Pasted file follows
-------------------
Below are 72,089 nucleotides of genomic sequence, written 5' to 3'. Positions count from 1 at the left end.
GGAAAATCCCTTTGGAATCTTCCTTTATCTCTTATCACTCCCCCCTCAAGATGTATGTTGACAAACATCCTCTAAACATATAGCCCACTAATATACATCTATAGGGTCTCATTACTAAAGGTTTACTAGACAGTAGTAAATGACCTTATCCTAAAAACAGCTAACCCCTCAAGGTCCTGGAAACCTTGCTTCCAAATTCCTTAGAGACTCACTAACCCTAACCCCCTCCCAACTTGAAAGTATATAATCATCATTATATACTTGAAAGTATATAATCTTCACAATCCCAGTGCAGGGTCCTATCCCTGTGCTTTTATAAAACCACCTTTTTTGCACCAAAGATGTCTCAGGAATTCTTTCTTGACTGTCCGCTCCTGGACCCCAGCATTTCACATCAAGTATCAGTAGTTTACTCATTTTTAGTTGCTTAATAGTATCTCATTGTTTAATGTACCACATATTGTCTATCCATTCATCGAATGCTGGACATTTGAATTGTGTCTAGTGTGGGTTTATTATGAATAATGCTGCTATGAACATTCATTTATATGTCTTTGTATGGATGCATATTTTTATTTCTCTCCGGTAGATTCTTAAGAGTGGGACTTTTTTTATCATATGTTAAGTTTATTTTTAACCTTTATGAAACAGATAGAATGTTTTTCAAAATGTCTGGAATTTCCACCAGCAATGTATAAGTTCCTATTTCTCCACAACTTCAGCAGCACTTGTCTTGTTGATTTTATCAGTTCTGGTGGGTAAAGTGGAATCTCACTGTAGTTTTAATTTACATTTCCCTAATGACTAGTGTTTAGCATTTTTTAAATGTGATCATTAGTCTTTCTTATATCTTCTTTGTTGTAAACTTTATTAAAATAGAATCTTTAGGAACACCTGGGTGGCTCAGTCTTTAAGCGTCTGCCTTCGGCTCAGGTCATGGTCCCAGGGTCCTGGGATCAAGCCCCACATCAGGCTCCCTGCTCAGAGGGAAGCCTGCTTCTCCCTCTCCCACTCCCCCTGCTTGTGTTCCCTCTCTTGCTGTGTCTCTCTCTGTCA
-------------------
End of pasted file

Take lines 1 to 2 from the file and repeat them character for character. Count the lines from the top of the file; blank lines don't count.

Below are 72,089 nucleotides of genomic sequence, written 5' to 3'. Positions count from 1 at the left end.
GGAAAATCCCTTTGGAATCTTCCTTTATCTCTTATCACTCCCCCCTCAAGATGTATGTTGACAAACATCCTCTAAACATATAGCCCACTAATATACATCTATAGGGTCTCATTACTAAAGGTTTACTAGACAGTAGTAAATGACCTTATCCTAAAAACAGCTAACCCCTCAAGGTCCTGGAAACCTTGCTTCCAAATTCCTTAGAGACTCACTAACCCTAACCCCCTCCCAACTTGAAAGTATATAATCATCATTATATACTTGAAAGTATATAATCTTCACAATCCCAGTGCAGGGTCCTATCCCTGTGCTTTTATAAAACCACCTTTTTTGCACCAAAGATGTCTCAGGAATTCTTTCTTGACTGTCCGCTCCTGGACCCCAGCATTTCACATCAAGTATCAGTAGTTTACTCATTTTTAGTTGCTTAATAGTATCTCATTGTTTAATGTACCACATATTGTCTATCCATTCATCGAATGCTGGACATTTGAATTGTGTCTAGTGTGGGTTTATTATGAATAATGCTGCTATGAACATTCATTTATATGTCTTTGTATGGATGCATATTTTTATTTCTCTCCGGTAGATTCTTAAGAGTGGGACTTTTTTTATCATATGTTAAGTTTATTTTTAACCTTTATGAAACAGATAGAATGTTTTTCAAAATGTCTGGAATTTCCACCAGCAATGTATAAGTTCCTATTTCTCCACAACTTCAGCAGCACTTGTCTTGTTGATTTTATCAGTTCTGGTGGGTAAAGTGGAATCTCACTGTAGTTTTAATTTACATTTCCCTAATGACTAGTGTTTAGCATTTTTTAAATGTGATCATTAGTCTTTCTTATATCTTCTTTGTTGTAAACTTTATTAAAATAGAATCTTTAGGAACACCTGGGTGGCTCAGTCTTTAAGCGTCTGCCTTCGGCTCAGGTCATGGTCCCAGGGTCCTGGGATCAAGCCCCACATCAGGCTCCCTGCTCAGAGGGAAGCCTGCTTCTCCCTCTCCCACTCCCCCTGCTTGTGTTCCCTCTCTTGCTGTGTCTCTCTCTGTCA